Corporate governance statement
What is the Commission proposing in respect of the Corporate Governance Statement?
It is proposing that listed companies should include in their annual report a coherent and descriptive statement covering the key elements of their corporate governance structure and practices
The Action Plan proposed that such a corporate governance statement should contain information on a range of aspects. The Take Over Bids Directive now already requires, in the annual report, disclosure of shareholders’ major holdings, and of their voting and control rights as well as of key agreements and the other direct and indirect relationships between these major shareholders and the company.
The Commission proposes here to complement the disclosure requirements under the Take Over Bids Directive, by adding the following elements that the corporate governance statement would have to include:
Companies would have to present the information about their corporate governance practices in a separate section of their annual report.
Does this not amount to a European Corporate Governance Code?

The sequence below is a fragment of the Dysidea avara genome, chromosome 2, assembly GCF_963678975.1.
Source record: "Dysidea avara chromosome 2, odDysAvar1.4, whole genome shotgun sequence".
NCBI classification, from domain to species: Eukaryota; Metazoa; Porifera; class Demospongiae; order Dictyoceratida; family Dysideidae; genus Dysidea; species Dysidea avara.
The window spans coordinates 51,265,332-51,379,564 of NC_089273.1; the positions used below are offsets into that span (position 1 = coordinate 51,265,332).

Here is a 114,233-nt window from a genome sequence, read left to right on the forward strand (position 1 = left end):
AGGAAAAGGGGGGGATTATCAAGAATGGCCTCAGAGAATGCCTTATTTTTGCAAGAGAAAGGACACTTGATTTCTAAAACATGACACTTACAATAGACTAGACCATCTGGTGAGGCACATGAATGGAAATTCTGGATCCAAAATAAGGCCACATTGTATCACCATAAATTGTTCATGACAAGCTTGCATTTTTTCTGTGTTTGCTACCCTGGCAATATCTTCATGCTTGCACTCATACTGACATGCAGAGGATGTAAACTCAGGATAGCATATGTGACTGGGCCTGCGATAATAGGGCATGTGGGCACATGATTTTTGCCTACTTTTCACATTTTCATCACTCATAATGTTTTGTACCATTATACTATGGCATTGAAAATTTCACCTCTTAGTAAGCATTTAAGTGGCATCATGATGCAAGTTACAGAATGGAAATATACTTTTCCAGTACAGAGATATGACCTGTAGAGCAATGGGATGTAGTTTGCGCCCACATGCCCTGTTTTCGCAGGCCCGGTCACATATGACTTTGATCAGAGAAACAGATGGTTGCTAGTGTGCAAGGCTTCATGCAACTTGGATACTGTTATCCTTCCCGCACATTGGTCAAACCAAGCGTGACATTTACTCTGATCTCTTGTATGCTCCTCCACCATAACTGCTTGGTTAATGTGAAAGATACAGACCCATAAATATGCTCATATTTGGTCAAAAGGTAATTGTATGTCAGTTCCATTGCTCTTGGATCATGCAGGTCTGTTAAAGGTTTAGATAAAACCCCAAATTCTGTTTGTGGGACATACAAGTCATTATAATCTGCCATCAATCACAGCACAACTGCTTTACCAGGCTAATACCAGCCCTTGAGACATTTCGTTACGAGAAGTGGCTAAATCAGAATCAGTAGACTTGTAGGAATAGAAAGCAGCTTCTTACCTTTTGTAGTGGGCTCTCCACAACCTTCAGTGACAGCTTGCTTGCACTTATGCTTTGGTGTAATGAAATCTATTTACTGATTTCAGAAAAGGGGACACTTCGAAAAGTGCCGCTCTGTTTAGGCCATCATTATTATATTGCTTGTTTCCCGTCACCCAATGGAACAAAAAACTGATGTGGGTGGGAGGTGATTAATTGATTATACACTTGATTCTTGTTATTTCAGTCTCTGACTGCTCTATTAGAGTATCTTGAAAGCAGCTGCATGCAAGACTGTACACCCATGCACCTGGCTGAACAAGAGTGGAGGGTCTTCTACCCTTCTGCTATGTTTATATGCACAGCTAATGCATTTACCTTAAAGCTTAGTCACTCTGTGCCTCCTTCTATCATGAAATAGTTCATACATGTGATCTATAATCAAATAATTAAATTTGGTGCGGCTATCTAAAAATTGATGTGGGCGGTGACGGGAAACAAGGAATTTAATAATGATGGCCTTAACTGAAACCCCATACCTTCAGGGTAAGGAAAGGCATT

No. The Commission’s proposal merely follows what is outlined in the Action Plan for Company Law and Corporate Governance, which means requiring listed companies to explain their corporate governance practices in comparison with the relevant national codes. Companies whose securities are not admitted to trading on a regulated market are not affected. The Commission has made quite clear its belief that the more national corporate governance codes converge towards best practice, the easier it will be to restore confidence in capital markets in the wake of the scandals that have shaken trust in some European companies. That is why it recently set up the European Corporate Governance Forum (see IP/04/1241). But that convergence can best be achieved by building on national traditions, not by attempting a “one size fits all” solution.